From its humble beginnings the Tour Down Under has grown into a world class event attracting past-World Champions and Tour de France winners. Cyclingnews has picked the top ten riders to watch including contenders for the Ochre Jersey, rising stars and fan favourites as we count down to the start of the 2014 WorldTour season.
Simon Gerrans (Orica GreenEdge) - A two-time winner of the race (2006 and (2012) and clearly in form after an impressive win last weekend at the Australian national championships, Gerrans will start the Tour Down Under as a clear favourite but enjoys that status due to his well-drilled and motivated team as much as his own personal form. Dominating a peloton largely made up of domestic and pro-continental teams can pose less of a challenge than winning the Tour Down Under but unlike their European counterparts GreenEdge haven’t had to travel from Europe or the US for the first WorldTour event of the season. Much will be expected from both the partisan public and the peloton in terms of workload and eventually results but their record since 2012 has been strong. The team have a number of secondary options should Gerrans falter as he did in 2013.
Richie Porte (Team Sky) - A podium place at the nationals underlined Porte’s condition and after a long stint of training in Tasmania the Sky rider is one to watch on Old Willunga Hill. He may lack the zip of Gerrans, and this will be his first outing in the race, but with a Sky team stacked with solid domestiques and not to mention last year’s one-time race leader in Geraint Thomas, Sky could well be Orica-GreenEdge’s major threat to overall honours. Porte has played down his chances of success, instead publicly reminding everyone that the Giro d’Italia remains his main objective of the season but a strong start to the year certainly would boost the rider’s confidence in what could well be the most important season in his career to date.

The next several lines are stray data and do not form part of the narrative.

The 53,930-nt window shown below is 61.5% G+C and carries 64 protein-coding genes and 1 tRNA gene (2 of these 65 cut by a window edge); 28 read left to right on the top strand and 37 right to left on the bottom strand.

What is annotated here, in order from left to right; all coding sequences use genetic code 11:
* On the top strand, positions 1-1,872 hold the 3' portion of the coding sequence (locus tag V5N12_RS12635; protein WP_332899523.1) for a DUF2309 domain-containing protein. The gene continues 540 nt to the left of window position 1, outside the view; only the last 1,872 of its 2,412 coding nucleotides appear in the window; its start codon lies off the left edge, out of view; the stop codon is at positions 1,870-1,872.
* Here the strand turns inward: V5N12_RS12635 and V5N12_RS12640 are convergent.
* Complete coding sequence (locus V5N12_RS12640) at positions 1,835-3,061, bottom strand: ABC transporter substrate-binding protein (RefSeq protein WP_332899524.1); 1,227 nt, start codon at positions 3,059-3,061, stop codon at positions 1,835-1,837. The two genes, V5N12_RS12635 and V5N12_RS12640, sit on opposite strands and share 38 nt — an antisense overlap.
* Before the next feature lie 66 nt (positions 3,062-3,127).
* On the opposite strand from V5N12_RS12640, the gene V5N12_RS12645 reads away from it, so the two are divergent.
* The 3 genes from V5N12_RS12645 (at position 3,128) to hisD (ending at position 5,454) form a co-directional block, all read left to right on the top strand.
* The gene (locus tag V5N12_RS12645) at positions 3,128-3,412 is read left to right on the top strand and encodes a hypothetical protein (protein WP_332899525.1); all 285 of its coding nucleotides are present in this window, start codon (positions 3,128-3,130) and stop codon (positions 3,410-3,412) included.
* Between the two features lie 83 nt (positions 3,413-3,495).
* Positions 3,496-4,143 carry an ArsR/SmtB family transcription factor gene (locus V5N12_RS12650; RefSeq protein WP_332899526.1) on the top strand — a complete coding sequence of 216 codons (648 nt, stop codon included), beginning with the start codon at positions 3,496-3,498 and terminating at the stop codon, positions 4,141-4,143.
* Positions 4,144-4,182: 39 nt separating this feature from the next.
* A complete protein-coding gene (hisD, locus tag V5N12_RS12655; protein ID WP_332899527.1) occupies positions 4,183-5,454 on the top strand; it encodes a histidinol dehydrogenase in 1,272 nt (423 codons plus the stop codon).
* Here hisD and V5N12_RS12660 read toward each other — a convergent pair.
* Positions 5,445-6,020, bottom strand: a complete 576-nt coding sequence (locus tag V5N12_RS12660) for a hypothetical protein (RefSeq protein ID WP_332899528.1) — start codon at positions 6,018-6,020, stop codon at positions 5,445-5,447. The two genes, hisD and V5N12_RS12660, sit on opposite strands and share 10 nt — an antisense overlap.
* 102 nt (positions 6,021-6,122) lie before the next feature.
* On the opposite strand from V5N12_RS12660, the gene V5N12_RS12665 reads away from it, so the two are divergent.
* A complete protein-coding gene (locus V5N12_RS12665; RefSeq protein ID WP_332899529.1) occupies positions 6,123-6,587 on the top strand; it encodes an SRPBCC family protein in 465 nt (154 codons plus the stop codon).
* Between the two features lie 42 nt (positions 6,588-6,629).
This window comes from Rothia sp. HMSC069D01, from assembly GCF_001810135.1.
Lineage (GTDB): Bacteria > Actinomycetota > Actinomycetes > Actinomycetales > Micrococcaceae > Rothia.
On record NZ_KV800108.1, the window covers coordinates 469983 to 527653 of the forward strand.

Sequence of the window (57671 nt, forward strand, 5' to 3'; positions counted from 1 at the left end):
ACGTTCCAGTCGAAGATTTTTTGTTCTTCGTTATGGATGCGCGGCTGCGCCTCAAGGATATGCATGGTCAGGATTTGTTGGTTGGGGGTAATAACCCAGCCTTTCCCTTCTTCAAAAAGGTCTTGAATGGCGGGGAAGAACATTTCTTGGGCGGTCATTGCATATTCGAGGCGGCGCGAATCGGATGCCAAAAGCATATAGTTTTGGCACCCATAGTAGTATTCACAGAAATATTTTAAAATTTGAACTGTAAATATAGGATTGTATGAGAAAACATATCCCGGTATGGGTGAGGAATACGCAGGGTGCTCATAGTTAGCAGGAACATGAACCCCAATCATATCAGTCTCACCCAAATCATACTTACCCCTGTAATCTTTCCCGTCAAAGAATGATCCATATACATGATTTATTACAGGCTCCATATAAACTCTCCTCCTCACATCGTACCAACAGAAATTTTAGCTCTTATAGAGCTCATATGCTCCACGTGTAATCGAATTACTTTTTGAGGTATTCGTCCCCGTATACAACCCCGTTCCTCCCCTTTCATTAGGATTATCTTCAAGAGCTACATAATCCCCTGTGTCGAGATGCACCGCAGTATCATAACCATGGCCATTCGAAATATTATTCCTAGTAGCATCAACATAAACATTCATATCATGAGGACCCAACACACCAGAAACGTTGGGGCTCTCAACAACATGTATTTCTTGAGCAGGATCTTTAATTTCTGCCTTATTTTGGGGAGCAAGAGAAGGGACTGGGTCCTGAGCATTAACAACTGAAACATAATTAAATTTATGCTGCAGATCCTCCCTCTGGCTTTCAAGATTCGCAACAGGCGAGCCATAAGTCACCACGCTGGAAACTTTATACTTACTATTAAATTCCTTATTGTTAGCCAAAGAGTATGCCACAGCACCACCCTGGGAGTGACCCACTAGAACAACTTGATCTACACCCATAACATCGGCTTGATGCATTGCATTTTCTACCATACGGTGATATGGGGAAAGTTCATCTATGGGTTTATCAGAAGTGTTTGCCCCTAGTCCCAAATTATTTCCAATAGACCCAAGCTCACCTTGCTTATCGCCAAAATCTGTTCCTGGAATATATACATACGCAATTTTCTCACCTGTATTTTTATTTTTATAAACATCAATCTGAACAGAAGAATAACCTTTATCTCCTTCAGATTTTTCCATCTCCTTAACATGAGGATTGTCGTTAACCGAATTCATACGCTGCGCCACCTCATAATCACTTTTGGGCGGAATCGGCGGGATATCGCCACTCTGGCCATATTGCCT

Rohan Dennis (Garmin-Sharp) - The 23-year-old was fifth overall in 2012 whilst riding for the Jayco AIS front, and picked up the king of the mountains jersey thanks to aggressive but astute riding. He missed last year’s event but returns to the race after a highly impressive season for a neo pro that included the overall at the Tour of Alberta and a stint in yellow at the Dauphine. He even crammed in a week at the Tour de France for good measure too. With defending champion Slagter at home with his wife expecting child Dennis, who has talked up his chances since November, becomes Garmin’s leader. A crash in the national championships time trial seems to have been over come too.
Andre Greipel (Lotto-Belisol) - Like Gerrans, Greipel has won this race on two occasions, albeit on more sprinter friendly terrain, but there’s no questioning the German’s tally of stage wins, which currently stand at 14: the most by any other rider in the race’s history. The German sprinter won three stages last year, as well as the Brussels Cycling Classic, and with a reliable leadout alongside him he should be in the mix. The bad news for Greipel is that Marcel Kittel has also made the trip from Europe and with the Giant-Shimano rider hoping to win for his new sponsor, Greipel may have to be at his best in order to fend off his younger rider. There are other sprinters in the race, of course, with Fenn, Rojas, Viviani, Brown, Matthews, Goss, and Ferrari all capable of challenging on their day but Greipel remains the benchmark coming into the race and only Kittel has the potential to consistently better him.
Jens Voigt (Trek Factory Racing) - Swansong or not the veteran German isn’t the type to merely turn up and coast around without making an impression of some sort. Whether it’s grimacing with pain as he hurtles along with the bunch desperately clinging on for dear life or a long break in a bid to thwart the sprinters, the 42-year-old will want to kick-start the year with a flourish. In one aspect Voigt has come full circle, having begun his career with an Australian team in 1997 but there will be little sign of sentimentality when he starts attacking.